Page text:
More in Global Economy


2 months

China: Why We Should be Even More Worried After the Devaluation

I find it amusing to read some analysts stating that the Chinese government’s stealth yuan devaluation has offset the impact of tariffs.

2 months

Victories Against Air Pollution

There is a certain kind of environmentalist who seems unable to acknowledge any good news about the environment, because it might create complacency about remaining issues. I'm not a fan of this approach. When successes are denied, credibility diminishes. And if there's never been an environmental success to celebrate, I'm more likely to be discouraged about the future than energized. In that spirit, here are some figures from an Environment Protection Agency annual report, Our Nation's Air.

2 months

Moral Licensing: When Doing Good Frees You to Do Bad

"Moral licensing" is a term from the behavioral psychology literature. Daniel Effron of the London Business School, who has done some of the research in this area, descrbes it this way: "[T]he ability to point to evidence of past virtue can ironically make people more willing to act less-than-virtuously." Or as the title of one article puts it "being good frees us to be bad."

2 months

Reskilling over a Lifetime

The usual pattern of spending on skill development during a lifetime of an American looks like this:

2 months

Economics of Climate Change: Three Recent Takes

Most economists took their last course in physical science many years ago, back in college days, and lack any particular in-depth knowledge of how to model weather or climate. But economists can contribute usefully to the climate change debate in other ways. At least some economists do have expertise in patterns of energy use, potential for substitution, and technology, and thus have something to say about likely future paths for the emissions of carbon (and other greenhouse gases), and what it might take to change these paths. And at least some economists have expertise in thinking about how changes to climate would affect economic and human outcomes, ranging from crop yields to human mortality. Here are a few recent examples.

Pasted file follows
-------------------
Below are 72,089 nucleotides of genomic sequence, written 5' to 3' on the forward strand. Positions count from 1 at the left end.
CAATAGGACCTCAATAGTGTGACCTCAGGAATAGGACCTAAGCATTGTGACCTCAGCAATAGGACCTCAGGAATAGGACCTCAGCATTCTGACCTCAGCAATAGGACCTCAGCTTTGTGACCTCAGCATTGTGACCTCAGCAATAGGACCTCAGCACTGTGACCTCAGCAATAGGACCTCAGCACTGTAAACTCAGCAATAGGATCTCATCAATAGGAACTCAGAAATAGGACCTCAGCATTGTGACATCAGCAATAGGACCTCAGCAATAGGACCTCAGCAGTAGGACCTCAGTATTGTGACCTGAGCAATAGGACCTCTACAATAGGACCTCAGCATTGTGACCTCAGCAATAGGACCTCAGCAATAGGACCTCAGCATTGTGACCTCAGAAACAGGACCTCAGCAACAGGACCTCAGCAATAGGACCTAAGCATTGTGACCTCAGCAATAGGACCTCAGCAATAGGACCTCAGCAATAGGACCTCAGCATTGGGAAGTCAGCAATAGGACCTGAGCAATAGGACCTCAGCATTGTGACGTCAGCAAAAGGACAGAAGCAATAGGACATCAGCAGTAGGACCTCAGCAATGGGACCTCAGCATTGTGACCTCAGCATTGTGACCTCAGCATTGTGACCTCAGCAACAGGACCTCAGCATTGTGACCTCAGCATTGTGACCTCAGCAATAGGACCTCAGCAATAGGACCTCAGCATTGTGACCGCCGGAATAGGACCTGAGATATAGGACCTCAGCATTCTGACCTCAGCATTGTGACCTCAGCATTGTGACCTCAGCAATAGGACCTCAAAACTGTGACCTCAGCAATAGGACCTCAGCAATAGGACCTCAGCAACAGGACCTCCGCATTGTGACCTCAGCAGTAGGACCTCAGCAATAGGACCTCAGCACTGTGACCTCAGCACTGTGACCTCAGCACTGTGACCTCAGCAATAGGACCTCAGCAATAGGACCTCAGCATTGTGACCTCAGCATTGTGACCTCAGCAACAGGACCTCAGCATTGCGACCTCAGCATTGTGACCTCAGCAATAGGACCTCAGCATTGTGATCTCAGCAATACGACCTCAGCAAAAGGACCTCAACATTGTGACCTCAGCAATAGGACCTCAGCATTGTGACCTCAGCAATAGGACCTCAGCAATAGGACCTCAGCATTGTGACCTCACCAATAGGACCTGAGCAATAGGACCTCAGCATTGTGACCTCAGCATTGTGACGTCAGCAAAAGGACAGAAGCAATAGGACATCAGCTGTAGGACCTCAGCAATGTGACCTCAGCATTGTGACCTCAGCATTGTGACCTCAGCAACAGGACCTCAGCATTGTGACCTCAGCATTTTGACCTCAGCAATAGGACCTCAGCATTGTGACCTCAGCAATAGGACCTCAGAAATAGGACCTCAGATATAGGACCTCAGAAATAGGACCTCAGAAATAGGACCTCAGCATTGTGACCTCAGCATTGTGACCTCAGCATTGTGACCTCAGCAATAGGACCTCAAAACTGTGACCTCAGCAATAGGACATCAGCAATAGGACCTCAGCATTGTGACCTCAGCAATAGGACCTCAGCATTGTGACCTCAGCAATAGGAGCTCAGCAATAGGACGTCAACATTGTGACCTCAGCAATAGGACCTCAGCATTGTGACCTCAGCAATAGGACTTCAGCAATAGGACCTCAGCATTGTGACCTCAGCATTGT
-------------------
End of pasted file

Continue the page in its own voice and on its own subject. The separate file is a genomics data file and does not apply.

2 months

Asset Prices and the Real Economy

Back in the late 1990s there was a mini-argument about whether something should be done about the run-up in the stock market. As a reminder, the Dow Jones Industrial Average was at about 4,000 in spring 1995, but reached 11,700 by January 2000. On one side, there was an argument that financial regulators or the central bank should do something to slow down or limit the rise. On the other side, the standard argument at the time (with which I agreed) was that: 1) giving government the power to decide an "appropriate" level for the stock-market seemed unwise for several reasons; 2) acting to choke off the stock market raised a danger of creating a near-term recession; 3) even if/when the bubble burst, the effects of a stock market collapse on the real economy would be muted. Indeed, the 2001 recession was fairly shallow and only eight months long, and while unemployment continued to rise for a time after the recession had ended, the monthly rate peaked at 6.3%.

2 months

A Primer on the Jones Act and American Shipping

The Jones Act pops into public consciousness every few years, perhaps most recently in fall 2017 when President Trump suspended the law for 10 days to help hurricane assistance in Puerto Rico. Colin Grabow, Inu Manak, and Daniel Ikenson offer background on the law and make the case for its repeal in in "The Jones Act: A Burden America Can No Longer Bear" (Cato Institute Policy Analysis #845, June 28, 2018). They begin: